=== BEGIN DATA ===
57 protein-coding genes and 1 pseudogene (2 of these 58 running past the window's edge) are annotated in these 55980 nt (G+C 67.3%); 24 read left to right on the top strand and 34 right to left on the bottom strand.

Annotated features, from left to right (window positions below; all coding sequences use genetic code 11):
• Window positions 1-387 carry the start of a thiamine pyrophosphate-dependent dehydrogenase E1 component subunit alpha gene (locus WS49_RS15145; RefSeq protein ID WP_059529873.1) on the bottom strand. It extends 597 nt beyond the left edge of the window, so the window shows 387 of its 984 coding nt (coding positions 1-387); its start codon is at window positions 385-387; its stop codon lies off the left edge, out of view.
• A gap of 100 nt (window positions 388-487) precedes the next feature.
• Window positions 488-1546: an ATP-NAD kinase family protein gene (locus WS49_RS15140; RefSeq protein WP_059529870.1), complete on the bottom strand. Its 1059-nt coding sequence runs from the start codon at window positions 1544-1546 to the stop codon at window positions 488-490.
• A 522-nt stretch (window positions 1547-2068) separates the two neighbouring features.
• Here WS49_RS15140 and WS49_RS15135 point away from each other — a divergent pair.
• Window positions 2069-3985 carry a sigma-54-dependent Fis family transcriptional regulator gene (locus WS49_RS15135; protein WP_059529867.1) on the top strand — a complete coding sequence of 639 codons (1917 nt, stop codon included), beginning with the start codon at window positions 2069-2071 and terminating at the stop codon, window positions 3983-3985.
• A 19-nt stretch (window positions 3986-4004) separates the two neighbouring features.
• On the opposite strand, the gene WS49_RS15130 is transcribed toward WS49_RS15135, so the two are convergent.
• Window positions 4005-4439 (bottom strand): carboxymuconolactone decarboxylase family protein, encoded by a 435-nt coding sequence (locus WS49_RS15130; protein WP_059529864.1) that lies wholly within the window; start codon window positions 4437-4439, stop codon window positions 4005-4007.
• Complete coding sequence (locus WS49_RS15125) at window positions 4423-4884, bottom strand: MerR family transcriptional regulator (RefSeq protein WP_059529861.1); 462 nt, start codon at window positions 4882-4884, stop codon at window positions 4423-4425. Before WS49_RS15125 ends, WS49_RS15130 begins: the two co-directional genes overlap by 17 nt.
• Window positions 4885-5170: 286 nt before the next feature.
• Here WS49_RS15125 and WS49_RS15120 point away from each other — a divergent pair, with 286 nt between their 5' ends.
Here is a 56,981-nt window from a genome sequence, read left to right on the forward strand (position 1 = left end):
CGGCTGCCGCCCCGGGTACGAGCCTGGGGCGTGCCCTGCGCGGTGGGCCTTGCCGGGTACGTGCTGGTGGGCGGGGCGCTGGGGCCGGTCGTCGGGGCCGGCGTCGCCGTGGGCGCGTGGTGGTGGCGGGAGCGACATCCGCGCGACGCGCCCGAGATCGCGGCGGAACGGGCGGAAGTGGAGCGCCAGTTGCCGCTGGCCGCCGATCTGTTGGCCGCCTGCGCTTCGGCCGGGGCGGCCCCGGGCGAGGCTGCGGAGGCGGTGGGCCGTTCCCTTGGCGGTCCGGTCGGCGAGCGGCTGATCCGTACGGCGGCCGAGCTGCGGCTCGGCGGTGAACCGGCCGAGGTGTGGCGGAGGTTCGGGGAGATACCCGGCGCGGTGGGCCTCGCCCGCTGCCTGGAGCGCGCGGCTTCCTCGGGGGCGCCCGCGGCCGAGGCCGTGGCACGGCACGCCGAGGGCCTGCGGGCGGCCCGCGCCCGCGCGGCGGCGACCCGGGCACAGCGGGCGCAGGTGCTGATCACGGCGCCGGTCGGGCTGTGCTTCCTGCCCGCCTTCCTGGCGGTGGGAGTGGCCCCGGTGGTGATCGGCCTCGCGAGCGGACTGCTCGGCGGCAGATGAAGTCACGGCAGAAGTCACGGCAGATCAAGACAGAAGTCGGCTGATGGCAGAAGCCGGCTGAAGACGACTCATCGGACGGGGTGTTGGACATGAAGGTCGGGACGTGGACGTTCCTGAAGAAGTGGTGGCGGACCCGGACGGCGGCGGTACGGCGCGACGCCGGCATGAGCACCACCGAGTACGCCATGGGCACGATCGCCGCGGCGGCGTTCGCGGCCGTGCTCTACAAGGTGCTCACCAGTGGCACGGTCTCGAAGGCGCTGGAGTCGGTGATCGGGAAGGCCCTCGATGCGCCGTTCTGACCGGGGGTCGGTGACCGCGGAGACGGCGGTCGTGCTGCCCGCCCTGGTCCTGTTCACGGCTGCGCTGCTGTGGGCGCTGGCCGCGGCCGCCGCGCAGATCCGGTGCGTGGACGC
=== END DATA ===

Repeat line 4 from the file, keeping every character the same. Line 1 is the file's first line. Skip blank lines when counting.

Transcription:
• A gap of 100 nt (window positions 388-487) precedes the next feature.